Campaign spending
proposal is a bad joke


State legislators are considering a bill that would change the rules for contributing money to political campaigns.

LEGISLATORS appear on the verge of enacting a farcical campaign spending reform bill that would result in business as usual. A bill that would have ended political contributions from companies that do business with the state has been changed to limit the prohibition to nonbid state and county contractors. Much -- if not most -- of the corruption has involved companies that won contracts through the bidding process and then had a field day writing up cost overruns.

Company contributions made through numerous employees and family members as a way of exceeding monetary limits have been common practice in mayoral and gubernatorial elections for decades. Mayor Harris has vehemently denied practicing favoritism in exchange for campaign contributions, but the money trail is emblazoned on his administration.

"If you look at the sizable amount of money over the campaign spending limits, the sheer amount alone suggests that there was something compelling to make that sizable donation," city Deputy Prosecutor Randal Lee observed last year.

Lee was referring specifically to the laundering of $139,500 in campaign contributions from SSFM International Inc., Hawaii's fourth-largest engineering company, to Mayor Harris' 2000 re-election campaign. SSFM submitted a winning bid of $932,000 for a consulting contract for the Central Oahu Regional Park project, but cost overruns resulted in a $3.7 million total bill paid by taxpayers.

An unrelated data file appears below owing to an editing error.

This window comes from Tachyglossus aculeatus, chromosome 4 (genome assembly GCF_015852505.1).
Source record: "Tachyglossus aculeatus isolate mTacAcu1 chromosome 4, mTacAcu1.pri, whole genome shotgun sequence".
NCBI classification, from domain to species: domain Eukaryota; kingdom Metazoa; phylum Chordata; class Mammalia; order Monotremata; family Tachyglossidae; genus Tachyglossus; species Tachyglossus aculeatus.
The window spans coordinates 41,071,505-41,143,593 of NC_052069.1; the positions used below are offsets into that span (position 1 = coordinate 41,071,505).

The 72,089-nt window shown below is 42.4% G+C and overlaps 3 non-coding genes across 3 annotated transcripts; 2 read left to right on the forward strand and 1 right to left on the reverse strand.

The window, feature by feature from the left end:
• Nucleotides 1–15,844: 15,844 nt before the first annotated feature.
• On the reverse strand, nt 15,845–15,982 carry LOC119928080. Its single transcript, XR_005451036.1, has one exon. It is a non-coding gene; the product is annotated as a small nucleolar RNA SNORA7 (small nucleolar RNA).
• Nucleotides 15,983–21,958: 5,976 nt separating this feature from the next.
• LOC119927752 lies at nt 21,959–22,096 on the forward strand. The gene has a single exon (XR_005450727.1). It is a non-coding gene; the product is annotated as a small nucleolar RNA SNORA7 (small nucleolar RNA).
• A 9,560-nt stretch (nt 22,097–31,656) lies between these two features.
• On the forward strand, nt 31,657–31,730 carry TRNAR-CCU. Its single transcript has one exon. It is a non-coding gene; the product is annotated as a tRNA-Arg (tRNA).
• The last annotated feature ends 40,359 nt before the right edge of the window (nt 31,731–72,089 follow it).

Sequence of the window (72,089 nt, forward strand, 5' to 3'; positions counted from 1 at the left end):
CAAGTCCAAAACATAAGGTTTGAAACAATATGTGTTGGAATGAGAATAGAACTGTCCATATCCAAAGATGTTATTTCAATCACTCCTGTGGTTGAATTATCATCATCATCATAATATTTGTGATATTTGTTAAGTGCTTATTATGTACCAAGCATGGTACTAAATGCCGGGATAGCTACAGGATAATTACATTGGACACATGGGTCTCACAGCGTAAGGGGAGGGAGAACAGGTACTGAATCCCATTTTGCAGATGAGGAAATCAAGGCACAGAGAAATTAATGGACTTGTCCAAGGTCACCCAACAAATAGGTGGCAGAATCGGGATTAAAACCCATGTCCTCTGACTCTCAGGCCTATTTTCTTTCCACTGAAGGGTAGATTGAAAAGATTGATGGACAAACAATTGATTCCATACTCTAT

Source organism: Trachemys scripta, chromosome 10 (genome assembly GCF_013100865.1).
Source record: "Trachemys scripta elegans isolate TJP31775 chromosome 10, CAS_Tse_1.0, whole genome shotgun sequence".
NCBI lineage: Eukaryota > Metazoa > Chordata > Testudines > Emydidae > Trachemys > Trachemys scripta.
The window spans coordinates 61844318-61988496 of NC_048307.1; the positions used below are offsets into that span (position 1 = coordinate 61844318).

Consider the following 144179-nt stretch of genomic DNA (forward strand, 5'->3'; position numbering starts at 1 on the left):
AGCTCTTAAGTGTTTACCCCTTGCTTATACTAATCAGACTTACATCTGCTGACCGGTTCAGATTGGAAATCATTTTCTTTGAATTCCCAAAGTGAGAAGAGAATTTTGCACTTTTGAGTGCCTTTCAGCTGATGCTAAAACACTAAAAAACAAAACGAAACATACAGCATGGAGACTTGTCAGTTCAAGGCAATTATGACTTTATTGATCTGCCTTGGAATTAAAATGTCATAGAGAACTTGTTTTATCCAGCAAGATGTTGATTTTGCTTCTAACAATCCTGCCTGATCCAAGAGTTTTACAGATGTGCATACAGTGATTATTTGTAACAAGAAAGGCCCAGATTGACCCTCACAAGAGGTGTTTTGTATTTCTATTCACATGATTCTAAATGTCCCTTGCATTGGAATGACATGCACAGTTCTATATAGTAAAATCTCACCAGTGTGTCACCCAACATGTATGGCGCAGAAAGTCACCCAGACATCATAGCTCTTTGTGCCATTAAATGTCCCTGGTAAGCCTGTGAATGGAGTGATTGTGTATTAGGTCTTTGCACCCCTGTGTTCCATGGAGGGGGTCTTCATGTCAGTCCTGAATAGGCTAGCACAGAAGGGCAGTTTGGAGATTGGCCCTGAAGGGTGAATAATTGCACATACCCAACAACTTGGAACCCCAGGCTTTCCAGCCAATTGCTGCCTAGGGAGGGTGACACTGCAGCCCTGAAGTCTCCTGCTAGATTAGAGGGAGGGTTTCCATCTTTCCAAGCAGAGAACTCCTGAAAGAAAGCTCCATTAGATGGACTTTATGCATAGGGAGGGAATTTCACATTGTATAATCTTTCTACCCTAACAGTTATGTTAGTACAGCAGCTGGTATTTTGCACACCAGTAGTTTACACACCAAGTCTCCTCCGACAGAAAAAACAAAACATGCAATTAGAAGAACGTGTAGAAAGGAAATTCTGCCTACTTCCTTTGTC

Michael Matsumoto, SSFM's chief executive officer, pleaded no contest in January 2003 to money laundering. In October, the company agreed to pay a record fine of $303,000 for campaign contribution violations.

Group 70 International, an architectural company whose employees and family members contributed $19,500 to the Harris campaign, likewise won the bidding competition to plan and design improvements at the Hanauma Bay Nature Preserve for $450,000. After the Harris administration had approved amendments to the contract, Group 70's bill soared to more than $2 million. Group 70 was fined by the Campaign Spending Commission last year for exceeding limits on its donations to the Harris campaign.

A Star-Bulletin investigation following the 2000 election found that Harris' campaign received nearly $750,000 in contributions from companies that received business from the city. Many of those companies received their contracts through the bidding process.

Other objectionable components of the legislation further reveal it to be a sham. The House version has dropped a prohibition of contributions from corporations, described by Robert Watada, the Spending Commission's executive director, as "major funnels for persons wishing to launder all sorts of contributions."

The House bill also would increase the amount of charitable and community donations by politicians, a method of buying votes. Sen. Cal Kawamoto, a Waipahu Democrat, has pushed for the provision while being investigated by Watada's commission for exceeding the current limit on charitable donations.



Oahu Publications, Inc. publishes the Honolulu Star-Bulletin, MidWeek and military newspapers

David Black, Dan Case, Larry Johnson,
Duane Kurisu, Warren Luke, Colbert
Matsumoto, Jeffrey Watanabe,
Frank Teskey, Publisher

Frank Bridgewater, Editor, 529-4791;
Michael Rovner, Assistant Editor, 529-4768;
Lucy Young-Oda, Assistant Editor, 529-4762;

Mary Poole, Editorial Page Editor, 529-4748;

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